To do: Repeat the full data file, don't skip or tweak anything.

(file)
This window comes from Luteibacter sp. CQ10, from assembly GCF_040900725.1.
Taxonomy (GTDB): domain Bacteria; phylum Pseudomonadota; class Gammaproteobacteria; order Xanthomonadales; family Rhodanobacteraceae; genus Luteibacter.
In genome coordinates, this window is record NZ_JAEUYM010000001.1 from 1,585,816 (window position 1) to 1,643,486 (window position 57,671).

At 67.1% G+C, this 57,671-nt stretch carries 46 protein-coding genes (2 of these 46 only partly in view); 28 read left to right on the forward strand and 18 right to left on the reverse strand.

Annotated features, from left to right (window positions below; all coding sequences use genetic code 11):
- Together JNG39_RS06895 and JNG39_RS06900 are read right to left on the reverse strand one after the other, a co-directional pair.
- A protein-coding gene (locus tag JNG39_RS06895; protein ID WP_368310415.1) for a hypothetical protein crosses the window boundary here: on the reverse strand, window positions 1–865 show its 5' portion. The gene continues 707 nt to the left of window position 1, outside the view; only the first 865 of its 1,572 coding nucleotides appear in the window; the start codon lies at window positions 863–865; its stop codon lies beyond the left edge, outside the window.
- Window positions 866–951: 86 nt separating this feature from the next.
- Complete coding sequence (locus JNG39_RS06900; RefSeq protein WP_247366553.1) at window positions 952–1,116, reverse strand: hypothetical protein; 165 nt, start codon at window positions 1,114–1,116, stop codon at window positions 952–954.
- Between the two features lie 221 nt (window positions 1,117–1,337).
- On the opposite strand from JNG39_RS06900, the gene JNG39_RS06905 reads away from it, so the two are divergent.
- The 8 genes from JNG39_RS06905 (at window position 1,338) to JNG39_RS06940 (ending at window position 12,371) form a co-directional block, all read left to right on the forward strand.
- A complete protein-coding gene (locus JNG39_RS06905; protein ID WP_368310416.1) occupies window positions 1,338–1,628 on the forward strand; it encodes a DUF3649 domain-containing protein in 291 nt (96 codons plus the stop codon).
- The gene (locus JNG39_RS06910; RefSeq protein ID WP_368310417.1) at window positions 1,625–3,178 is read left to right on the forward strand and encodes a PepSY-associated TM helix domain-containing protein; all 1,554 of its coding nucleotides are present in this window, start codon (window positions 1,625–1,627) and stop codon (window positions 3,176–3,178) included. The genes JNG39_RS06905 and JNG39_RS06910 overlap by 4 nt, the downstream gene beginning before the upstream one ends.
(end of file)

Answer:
This window comes from Luteibacter sp. CQ10, from assembly GCF_040900725.1.
Taxonomy (GTDB): domain Bacteria; phylum Pseudomonadota; class Gammaproteobacteria; order Xanthomonadales; family Rhodanobacteraceae; genus Luteibacter.
In genome coordinates, this window is record NZ_JAEUYM010000001.1 from 1,585,816 (window position 1) to 1,643,486 (window position 57,671).

At 67.1% G+C, this 57,671-nt stretch carries 46 protein-coding genes (2 of these 46 only partly in view); 28 read left to right on the forward strand and 18 right to left on the reverse strand.

Annotated features, from left to right (window positions below; all coding sequences use genetic code 11):
- Together JNG39_RS06895 and JNG39_RS06900 are read right to left on the reverse strand one after the other, a co-directional pair.
- A protein-coding gene (locus tag JNG39_RS06895; protein ID WP_368310415.1) for a hypothetical protein crosses the window boundary here: on the reverse strand, window positions 1–865 show its 5' portion. The gene continues 707 nt to the left of window position 1, outside the view; only the first 865 of its 1,572 coding nucleotides appear in the window; the start codon lies at window positions 863–865; its stop codon lies beyond the left edge, outside the window.
- Window positions 866–951: 86 nt separating this feature from the next.
- Complete coding sequence (locus JNG39_RS06900; RefSeq protein WP_247366553.1) at window positions 952–1,116, reverse strand: hypothetical protein; 165 nt, start codon at window positions 1,114–1,116, stop codon at window positions 952–954.
- Between the two features lie 221 nt (window positions 1,117–1,337).
- On the opposite strand from JNG39_RS06900, the gene JNG39_RS06905 reads away from it, so the two are divergent.
- The 8 genes from JNG39_RS06905 (at window position 1,338) to JNG39_RS06940 (ending at window position 12,371) form a co-directional block, all read left to right on the forward strand.
- A complete protein-coding gene (locus JNG39_RS06905; protein ID WP_368310416.1) occupies window positions 1,338–1,628 on the forward strand; it encodes a DUF3649 domain-containing protein in 291 nt (96 codons plus the stop codon).
- The gene (locus JNG39_RS06910; RefSeq protein ID WP_368310417.1) at window positions 1,625–3,178 is read left to right on the forward strand and encodes a PepSY-associated TM helix domain-containing protein; all 1,554 of its coding nucleotides are present in this window, start codon (window positions 1,625–1,627) and stop codon (window positions 3,176–3,178) included. The genes JNG39_RS06905 and JNG39_RS06910 overlap by 4 nt, the downstream gene beginning before the upstream one ends.